EID Explained – A Beginers Guide

EID Explained – A Beginers Guide

EID Explained – A Beginers Guide


Eid is an important religious festival celebrated by Muslims around the world. It marks the end of Ramadan, the Islamic holy month of fasting. Eid is a time for celebration and joy, and it is celebrated with great enthusiasm and fervor.

Eid al-Fitr, which means “festival of breaking the fast” in Arabic, is celebrated on the first day of Shawwal, the 10th month of the Islamic lunar calendar. This year, Eid al-Fitr will be celebrated on May 13th in most countries.

The celebration begins with a special prayer called Salat al-Eid or Eid prayer. Muslims gather in large groups at mosques or open areas to perform this prayer. After the prayer, people exchange greetings and gifts with their family and friends.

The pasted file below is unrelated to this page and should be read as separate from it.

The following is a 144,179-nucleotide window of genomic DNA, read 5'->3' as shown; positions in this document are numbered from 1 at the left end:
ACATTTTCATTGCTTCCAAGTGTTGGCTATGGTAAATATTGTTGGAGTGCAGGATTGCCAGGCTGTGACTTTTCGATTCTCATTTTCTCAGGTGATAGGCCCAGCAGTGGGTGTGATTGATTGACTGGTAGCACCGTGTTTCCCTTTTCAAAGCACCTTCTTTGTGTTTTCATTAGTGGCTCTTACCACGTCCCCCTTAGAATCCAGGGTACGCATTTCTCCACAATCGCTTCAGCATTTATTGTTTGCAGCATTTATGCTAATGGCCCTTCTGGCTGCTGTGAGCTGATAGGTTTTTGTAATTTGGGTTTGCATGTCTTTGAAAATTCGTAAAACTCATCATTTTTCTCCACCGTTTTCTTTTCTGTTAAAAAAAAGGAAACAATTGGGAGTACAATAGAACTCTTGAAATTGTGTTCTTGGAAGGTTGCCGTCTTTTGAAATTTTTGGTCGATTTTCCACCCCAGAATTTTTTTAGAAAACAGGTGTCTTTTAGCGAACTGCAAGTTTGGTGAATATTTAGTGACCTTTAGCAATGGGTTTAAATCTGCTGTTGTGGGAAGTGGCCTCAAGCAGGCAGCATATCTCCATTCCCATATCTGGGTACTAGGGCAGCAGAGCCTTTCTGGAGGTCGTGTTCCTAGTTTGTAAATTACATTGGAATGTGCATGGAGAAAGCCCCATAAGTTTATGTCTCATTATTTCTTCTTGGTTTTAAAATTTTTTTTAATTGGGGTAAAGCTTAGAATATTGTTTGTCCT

The traditional greeting for Eid is “Eid Mubarak” which means “blessed Eid” in Arabic. People also exchange sweets and other treats as part of their celebrations.

On this day, Muslims also give charity to those who are less fortunate than them as an act of worship to Allah (God). This charity is known as Zakat al-Fitr or Fitra and it must be given before performing the Eid prayer.

In some countries, people celebrate by wearing new clothes and attending special events such as carnivals or parades. In others, people may go out for meals or visit family members who live far away from them.

No matter how it is celebrated, Eid al-Fitr is a time for joyous celebration among Muslims all over the world. It marks a time when families come together to celebrate their faith and enjoy each other’s company after a month of fasting during Ramadan.

Eid al-Fitr also serves as an important reminder that Allah (God) has blessed us with many blessings throughout our lives and that we should be thankful for them all year round. It reminds us to be generous towards others and to always strive to do good deeds in order to please Allah (God).